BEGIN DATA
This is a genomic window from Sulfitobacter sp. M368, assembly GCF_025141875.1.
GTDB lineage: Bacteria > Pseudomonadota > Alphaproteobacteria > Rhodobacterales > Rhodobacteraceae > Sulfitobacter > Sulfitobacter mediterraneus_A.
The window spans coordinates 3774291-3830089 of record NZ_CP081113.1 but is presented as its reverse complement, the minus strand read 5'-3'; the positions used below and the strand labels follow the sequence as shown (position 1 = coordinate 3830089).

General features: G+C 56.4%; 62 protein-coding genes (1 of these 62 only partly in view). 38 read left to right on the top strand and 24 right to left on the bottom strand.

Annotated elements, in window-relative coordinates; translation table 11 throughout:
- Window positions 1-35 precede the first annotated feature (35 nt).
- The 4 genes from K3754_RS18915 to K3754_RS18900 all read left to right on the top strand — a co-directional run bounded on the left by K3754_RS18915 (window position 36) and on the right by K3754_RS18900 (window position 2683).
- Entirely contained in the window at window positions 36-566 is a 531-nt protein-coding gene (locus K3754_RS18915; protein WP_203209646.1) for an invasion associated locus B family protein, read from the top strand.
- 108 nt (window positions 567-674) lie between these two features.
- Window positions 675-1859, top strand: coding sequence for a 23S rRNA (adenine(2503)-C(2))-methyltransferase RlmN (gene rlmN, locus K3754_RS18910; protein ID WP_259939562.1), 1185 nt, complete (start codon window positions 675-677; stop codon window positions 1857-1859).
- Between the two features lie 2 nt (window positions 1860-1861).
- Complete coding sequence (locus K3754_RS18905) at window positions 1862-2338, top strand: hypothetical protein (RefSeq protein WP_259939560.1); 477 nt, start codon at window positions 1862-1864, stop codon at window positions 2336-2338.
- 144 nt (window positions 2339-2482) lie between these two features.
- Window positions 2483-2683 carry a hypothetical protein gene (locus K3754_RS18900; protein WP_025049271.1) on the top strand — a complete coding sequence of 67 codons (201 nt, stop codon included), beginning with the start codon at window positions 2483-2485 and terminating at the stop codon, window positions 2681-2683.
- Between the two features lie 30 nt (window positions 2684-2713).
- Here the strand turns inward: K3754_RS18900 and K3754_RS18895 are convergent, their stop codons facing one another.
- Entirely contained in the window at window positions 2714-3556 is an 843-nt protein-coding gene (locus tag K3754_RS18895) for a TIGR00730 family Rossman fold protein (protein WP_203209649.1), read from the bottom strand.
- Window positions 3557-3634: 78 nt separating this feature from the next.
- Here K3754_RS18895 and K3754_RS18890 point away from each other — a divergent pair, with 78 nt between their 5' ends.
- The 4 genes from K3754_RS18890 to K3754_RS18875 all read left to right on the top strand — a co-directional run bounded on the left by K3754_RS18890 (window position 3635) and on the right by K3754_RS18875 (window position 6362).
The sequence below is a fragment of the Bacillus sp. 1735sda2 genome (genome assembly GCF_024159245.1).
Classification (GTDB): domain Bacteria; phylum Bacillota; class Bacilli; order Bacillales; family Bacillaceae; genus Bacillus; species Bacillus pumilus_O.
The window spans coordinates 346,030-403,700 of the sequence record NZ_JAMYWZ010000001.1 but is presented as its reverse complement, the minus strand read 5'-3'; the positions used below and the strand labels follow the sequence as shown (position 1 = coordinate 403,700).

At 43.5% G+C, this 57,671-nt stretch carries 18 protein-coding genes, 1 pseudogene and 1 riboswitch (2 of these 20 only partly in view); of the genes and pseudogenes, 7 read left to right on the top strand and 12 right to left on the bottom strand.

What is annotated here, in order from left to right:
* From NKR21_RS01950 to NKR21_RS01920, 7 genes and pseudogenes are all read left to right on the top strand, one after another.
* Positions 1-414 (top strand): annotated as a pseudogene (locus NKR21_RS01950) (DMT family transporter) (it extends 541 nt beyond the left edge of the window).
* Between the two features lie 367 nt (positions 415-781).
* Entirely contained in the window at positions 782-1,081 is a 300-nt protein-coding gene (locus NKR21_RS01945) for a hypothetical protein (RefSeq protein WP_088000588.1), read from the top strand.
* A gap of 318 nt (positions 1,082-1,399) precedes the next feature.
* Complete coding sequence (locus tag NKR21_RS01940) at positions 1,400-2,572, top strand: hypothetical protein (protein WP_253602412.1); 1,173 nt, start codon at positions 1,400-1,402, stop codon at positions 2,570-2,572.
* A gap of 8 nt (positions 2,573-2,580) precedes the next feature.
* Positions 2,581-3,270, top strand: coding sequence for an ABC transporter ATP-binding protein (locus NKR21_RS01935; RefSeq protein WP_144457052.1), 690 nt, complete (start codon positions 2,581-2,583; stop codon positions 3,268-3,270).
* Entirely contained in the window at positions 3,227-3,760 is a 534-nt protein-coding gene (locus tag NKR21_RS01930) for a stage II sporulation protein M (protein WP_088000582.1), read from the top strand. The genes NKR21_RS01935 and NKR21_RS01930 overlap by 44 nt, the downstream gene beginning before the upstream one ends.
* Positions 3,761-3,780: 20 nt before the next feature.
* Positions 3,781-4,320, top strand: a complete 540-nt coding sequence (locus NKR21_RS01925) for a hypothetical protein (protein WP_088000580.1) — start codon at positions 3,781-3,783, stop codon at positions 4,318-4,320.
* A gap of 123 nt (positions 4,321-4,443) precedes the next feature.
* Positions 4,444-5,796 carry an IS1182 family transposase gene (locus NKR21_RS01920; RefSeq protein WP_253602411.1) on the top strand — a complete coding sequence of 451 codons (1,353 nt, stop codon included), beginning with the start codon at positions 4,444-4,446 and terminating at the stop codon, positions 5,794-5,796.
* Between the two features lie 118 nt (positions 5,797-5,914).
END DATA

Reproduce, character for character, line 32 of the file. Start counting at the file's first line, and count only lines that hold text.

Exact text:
* A gap of 8 nt (positions 2,573-2,580) precedes the next feature.